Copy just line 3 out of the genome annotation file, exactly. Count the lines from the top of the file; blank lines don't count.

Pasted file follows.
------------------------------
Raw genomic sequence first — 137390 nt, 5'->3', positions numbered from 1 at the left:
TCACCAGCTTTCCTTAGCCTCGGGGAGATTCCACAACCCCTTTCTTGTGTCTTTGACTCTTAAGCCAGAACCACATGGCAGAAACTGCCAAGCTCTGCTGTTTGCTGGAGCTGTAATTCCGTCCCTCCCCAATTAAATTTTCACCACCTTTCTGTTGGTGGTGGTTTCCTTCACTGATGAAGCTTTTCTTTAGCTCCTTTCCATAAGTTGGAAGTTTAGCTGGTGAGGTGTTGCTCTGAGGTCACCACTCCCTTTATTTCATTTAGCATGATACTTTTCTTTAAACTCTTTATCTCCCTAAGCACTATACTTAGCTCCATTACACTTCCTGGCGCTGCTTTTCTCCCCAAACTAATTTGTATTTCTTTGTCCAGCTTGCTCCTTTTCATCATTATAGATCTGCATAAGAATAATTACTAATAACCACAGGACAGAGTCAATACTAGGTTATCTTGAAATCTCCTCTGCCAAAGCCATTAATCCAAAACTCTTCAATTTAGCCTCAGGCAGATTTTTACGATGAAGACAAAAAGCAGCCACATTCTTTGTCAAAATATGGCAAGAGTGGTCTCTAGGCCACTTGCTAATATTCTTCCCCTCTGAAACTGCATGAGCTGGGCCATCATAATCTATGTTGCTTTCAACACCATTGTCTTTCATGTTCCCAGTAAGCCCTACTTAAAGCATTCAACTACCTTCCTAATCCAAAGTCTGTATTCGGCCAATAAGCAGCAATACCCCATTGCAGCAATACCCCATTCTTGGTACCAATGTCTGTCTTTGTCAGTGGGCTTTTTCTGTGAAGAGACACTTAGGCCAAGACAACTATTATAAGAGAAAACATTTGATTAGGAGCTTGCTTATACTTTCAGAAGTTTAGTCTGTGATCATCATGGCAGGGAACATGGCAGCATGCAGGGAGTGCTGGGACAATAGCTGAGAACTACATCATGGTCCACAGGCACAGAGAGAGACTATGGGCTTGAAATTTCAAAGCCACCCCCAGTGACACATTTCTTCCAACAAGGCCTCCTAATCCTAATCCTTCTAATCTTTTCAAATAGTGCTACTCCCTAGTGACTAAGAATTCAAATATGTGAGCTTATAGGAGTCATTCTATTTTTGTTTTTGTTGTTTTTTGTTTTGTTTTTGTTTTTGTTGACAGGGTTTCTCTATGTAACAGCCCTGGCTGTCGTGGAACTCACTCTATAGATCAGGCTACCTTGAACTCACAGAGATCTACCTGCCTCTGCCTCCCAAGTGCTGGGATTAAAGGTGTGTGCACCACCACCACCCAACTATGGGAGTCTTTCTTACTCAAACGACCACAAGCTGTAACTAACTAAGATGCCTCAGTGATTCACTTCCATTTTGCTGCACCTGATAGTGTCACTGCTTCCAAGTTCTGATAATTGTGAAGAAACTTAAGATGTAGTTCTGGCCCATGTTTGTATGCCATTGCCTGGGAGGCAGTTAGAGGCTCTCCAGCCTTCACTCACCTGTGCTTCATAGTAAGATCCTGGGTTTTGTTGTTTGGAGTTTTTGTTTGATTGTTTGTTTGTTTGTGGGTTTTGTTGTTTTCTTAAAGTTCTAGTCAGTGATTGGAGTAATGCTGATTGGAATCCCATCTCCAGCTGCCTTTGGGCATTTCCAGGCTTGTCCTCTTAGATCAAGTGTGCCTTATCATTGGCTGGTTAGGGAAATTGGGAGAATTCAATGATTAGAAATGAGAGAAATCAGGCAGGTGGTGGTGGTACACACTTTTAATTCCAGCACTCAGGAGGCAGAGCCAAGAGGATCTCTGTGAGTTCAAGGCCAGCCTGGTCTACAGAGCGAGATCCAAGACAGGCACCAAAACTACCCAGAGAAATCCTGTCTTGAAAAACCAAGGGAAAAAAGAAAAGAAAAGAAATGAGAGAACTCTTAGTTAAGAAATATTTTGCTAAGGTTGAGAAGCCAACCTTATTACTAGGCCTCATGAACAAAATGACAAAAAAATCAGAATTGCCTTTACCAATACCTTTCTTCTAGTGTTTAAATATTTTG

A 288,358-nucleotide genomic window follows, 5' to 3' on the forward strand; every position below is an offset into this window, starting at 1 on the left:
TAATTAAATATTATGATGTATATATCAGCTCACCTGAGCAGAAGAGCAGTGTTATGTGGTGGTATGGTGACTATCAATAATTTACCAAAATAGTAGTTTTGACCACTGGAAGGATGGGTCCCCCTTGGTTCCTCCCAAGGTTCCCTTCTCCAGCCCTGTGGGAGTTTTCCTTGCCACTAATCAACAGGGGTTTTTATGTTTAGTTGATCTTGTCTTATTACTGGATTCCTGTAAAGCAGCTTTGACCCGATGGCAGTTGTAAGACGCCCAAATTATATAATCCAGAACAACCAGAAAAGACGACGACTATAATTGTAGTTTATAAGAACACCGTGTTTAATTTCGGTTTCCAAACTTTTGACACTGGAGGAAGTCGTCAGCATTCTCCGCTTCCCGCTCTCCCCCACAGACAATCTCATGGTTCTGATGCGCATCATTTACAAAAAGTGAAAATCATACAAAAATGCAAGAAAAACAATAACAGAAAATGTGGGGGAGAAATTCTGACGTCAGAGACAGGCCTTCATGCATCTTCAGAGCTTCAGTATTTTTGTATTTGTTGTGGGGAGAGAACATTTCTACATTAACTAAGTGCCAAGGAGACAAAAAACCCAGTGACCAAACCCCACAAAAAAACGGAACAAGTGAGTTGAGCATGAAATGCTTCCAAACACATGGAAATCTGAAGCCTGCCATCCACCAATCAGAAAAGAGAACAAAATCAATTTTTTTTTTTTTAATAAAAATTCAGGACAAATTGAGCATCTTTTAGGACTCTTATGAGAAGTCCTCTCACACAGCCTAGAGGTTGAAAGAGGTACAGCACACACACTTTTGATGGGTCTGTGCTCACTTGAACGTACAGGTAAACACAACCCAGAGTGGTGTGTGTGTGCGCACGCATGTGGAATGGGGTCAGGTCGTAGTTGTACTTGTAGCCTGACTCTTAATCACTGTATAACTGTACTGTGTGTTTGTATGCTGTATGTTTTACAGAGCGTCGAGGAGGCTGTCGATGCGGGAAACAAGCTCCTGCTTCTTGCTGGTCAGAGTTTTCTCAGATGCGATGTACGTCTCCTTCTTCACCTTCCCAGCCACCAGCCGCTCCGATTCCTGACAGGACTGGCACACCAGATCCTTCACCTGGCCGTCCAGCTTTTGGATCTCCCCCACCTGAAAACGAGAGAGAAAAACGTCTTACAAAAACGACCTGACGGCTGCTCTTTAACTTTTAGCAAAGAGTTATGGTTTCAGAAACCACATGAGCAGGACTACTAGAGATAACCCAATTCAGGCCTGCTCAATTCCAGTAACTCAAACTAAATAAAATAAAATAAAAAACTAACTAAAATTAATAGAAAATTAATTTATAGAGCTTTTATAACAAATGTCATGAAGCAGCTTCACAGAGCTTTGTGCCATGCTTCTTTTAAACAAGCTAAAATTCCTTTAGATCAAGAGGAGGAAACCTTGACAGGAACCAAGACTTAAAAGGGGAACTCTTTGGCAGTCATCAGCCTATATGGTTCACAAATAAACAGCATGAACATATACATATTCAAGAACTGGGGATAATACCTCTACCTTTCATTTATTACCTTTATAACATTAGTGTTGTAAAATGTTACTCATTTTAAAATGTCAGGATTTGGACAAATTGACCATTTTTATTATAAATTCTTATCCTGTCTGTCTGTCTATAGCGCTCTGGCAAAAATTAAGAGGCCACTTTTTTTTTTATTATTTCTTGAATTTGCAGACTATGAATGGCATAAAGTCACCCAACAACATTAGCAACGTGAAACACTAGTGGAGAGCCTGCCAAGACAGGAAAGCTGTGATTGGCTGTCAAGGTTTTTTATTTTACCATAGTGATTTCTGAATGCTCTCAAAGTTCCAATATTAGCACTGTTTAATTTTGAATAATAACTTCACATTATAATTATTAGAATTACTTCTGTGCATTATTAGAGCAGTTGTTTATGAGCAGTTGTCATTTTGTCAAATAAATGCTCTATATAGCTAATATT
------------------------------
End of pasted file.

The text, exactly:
A 288,358-nucleotide genomic window follows, 5' to 3' on the forward strand; every position below is an offset into this window, starting at 1 on the left: